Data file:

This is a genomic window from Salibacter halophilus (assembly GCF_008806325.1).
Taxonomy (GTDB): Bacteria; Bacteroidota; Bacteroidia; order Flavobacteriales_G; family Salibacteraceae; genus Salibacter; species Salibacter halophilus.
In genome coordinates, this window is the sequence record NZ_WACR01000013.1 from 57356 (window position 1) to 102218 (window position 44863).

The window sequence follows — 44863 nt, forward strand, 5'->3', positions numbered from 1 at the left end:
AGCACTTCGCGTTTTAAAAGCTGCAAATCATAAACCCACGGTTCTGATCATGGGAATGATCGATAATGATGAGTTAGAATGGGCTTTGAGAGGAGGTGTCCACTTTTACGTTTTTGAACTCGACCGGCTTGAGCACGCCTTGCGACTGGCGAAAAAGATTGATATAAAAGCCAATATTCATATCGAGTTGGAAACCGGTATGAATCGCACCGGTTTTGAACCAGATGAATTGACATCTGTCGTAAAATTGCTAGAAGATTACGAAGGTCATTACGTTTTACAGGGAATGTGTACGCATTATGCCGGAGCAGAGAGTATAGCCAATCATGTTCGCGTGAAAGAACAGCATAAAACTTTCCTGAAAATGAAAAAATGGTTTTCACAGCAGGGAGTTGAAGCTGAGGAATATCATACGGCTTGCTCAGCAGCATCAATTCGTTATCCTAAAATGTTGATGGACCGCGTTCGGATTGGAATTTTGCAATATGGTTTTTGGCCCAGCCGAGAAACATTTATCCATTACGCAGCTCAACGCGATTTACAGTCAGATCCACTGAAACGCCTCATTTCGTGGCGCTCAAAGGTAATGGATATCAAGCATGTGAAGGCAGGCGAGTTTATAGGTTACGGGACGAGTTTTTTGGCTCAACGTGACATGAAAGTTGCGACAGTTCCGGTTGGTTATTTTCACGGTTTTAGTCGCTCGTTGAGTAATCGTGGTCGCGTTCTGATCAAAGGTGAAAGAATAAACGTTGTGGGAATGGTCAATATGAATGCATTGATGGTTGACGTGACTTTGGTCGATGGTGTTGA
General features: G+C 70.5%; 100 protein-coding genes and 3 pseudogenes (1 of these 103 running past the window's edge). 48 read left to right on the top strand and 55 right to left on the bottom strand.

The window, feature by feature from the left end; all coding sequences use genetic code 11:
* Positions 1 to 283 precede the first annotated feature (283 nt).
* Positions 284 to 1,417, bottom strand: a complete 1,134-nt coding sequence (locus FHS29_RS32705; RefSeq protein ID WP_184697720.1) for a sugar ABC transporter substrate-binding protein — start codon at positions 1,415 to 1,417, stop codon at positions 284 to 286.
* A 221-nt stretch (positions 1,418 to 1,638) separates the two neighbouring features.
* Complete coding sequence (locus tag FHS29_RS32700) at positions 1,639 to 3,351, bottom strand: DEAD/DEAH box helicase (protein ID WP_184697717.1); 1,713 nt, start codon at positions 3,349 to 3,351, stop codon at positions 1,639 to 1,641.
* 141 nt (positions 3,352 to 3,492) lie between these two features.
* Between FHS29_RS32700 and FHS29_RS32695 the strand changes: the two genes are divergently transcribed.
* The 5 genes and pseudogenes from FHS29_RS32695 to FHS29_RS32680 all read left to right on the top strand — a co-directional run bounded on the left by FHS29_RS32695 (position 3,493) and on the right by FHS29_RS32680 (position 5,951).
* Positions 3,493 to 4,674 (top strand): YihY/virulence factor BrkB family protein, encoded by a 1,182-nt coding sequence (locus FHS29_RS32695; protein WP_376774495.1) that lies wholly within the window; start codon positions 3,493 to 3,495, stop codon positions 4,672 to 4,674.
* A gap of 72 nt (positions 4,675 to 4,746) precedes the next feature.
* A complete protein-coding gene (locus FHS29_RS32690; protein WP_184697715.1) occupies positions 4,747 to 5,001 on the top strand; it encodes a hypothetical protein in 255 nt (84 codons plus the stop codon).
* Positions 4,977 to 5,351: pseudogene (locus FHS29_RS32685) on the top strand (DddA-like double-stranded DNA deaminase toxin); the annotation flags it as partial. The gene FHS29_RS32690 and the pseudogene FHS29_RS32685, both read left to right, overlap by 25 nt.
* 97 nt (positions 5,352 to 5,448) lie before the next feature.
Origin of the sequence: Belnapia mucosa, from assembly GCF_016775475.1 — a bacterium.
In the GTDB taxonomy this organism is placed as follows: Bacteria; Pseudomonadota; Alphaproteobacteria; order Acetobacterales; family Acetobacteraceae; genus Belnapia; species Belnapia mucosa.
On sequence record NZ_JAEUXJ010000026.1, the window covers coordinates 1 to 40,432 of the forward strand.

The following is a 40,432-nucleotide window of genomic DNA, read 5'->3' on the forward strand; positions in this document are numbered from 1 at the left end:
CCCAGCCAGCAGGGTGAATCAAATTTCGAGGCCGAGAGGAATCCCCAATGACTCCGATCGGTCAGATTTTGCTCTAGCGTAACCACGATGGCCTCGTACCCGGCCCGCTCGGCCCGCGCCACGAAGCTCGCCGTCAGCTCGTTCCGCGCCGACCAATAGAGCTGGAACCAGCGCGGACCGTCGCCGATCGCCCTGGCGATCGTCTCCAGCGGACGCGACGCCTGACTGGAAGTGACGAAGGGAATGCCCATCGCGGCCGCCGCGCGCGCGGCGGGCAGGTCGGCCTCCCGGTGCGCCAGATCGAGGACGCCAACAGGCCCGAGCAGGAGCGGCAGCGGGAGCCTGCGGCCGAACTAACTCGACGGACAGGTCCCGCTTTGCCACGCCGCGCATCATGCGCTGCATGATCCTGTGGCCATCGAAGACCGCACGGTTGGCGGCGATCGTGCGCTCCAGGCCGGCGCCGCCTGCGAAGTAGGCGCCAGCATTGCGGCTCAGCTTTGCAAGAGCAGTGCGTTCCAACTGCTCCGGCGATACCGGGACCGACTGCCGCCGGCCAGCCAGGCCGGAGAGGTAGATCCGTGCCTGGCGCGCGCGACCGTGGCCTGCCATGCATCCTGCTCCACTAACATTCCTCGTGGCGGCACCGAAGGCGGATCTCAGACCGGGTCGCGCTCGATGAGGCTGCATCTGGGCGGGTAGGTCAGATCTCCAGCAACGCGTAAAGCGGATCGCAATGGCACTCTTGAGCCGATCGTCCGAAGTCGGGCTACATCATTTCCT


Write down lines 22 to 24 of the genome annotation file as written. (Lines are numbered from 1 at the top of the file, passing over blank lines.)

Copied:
On sequence record NZ_JAEUXJ010000026.1, the window covers coordinates 1 to 40,432 of the forward strand.

The following is a 40,432-nucleotide window of genomic DNA, read 5'->3' on the forward strand; positions in this document are numbered from 1 at the left end:
CCCAGCCAGCAGGGTGAATCAAATTTCGAGGCCGAGAGGAATCCCCAATGACTCCGATCGGTCAGATTTTGCTCTAGCGTAACCACGATGGCCTCGTACCCGGCCCGCTCGGCCCGCGCCACGAAGCTCGCCGTCAGCTCGTTCCGCGCCGACCAATAGAGCTGGAACCAGCGCGGACCGTCGCCGATCGCCCTGGCGATCGTCTCCAGCGGACGCGACGCCTGACTGGAAGTGACGAAGGGAATGCCCATCGCGGCCGCCGCGCGCGCGGCGGGCAGGTCGGCCTCCCGGTGCGCCAGATCGAGGACGCCAACAGGCCCGAGCAGGAGCGGCAGCGGGAGCCTGCGGCCGAACTAACTCGACGGACAGGTCCCGCTTTGCCACGCCGCGCATCATGCGCTGCATGATCCTGTGGCCATCGAAGACCGCACGGTTGGCGGCGATCGTGCGCTCCAGGCCGGCGCCGCCTGCGAAGTAGGCGCCAGCATTGCGGCTCAGCTTTGCAAGAGCAGTGCGTTCCAACTGCTCCGGCGATACCGGGACCGACTGCCGCCGGCCAGCCAGGCCGGAGAGGTAGATCCGTGCCTGGCGCGCGCGACCGTGGCCTGCCATGCATCCTGCTCCACTAACATTCCTCGTGGCGGCACCGAAGGCGGATCTCAGACCGGGTCGCGCTCGATGAGGCTGCATCTGGGCGGGTAGGTCAGATCTCCAGCAACGCGTAAAGCGGATCGCAATGGCACTCTTGAGCCGATCGTCCGAAGTCGGGCTACATCATTTCCT